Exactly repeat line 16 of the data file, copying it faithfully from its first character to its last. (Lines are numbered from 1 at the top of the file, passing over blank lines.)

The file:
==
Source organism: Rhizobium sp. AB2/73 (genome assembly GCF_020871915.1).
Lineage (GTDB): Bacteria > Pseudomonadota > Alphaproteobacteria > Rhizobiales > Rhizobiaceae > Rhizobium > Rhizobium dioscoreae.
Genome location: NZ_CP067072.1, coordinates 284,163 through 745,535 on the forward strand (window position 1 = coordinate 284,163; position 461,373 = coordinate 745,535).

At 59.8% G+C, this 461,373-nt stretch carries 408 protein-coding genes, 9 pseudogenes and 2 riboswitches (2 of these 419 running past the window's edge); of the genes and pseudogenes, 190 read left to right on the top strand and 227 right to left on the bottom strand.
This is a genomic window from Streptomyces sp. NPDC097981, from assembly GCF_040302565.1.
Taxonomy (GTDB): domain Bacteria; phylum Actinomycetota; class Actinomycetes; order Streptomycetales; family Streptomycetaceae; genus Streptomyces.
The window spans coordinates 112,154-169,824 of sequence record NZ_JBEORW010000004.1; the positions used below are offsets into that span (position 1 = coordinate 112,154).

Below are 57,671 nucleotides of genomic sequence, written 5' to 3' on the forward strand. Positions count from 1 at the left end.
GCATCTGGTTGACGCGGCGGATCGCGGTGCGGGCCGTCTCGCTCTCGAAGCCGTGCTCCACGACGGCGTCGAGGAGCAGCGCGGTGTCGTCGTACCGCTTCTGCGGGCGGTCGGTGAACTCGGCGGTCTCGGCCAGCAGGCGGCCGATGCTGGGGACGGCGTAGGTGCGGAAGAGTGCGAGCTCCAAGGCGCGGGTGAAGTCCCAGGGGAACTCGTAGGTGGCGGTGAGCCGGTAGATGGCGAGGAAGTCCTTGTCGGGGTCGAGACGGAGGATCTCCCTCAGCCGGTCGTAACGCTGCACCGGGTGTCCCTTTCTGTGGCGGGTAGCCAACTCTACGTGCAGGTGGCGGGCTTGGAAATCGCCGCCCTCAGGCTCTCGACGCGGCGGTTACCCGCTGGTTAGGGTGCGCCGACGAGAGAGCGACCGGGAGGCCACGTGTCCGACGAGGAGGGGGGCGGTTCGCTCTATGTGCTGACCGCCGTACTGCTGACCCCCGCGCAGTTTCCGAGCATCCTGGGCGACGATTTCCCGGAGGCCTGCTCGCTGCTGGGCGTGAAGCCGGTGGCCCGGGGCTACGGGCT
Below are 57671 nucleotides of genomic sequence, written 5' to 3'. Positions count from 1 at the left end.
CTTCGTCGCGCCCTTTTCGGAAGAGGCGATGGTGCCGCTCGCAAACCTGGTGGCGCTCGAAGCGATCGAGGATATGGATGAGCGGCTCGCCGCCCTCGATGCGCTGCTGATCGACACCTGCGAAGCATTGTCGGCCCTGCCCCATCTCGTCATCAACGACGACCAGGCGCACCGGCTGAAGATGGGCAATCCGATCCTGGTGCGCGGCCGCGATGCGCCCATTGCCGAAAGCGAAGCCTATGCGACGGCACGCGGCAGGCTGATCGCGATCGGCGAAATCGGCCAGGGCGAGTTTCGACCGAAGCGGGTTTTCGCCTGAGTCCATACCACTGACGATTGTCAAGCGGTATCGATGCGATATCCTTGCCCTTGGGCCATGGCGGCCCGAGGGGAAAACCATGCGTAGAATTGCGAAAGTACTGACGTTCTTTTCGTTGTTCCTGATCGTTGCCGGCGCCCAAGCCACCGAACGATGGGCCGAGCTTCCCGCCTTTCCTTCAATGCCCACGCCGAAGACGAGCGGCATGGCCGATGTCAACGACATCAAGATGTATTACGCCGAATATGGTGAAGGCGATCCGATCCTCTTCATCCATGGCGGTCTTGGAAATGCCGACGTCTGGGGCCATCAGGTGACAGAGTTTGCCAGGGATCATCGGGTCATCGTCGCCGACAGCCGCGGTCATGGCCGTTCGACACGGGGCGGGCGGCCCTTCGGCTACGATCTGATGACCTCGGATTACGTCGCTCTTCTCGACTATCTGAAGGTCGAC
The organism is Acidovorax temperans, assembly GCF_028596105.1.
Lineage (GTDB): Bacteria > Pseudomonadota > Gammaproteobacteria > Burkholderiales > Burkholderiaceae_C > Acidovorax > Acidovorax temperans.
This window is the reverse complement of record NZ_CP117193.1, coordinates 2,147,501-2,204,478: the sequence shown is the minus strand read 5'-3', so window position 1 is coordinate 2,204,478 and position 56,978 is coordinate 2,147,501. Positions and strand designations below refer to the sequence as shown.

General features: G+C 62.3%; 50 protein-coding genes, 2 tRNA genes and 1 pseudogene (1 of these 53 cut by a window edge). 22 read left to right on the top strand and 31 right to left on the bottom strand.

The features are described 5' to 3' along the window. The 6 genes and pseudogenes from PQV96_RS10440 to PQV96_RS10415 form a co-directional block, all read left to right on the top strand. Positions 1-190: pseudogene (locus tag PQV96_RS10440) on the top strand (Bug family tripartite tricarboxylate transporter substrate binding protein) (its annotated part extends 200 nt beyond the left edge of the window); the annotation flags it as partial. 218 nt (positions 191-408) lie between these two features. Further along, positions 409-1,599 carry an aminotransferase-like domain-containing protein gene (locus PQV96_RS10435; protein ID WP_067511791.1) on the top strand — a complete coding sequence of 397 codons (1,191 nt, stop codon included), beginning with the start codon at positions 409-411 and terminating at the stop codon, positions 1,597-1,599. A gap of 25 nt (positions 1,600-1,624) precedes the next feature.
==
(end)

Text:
The features are described 5' to 3' along the window. The 6 genes and pseudogenes from PQV96_RS10440 to PQV96_RS10415 form a co-directional block, all read left to right on the top strand. Positions 1-190: pseudogene (locus tag PQV96_RS10440) on the top strand (Bug family tripartite tricarboxylate transporter substrate binding protein) (its annotated part extends 200 nt beyond the left edge of the window); the annotation flags it as partial. 218 nt (positions 191-408) lie between these two features. Further along, positions 409-1,599 carry an aminotransferase-like domain-containing protein gene (locus PQV96_RS10435; protein ID WP_067511791.1) on the top strand — a complete coding sequence of 397 codons (1,191 nt, stop codon included), beginning with the start codon at positions 409-411 and terminating at the stop codon, positions 1,597-1,599. A gap of 25 nt (positions 1,600-1,624) precedes the next feature.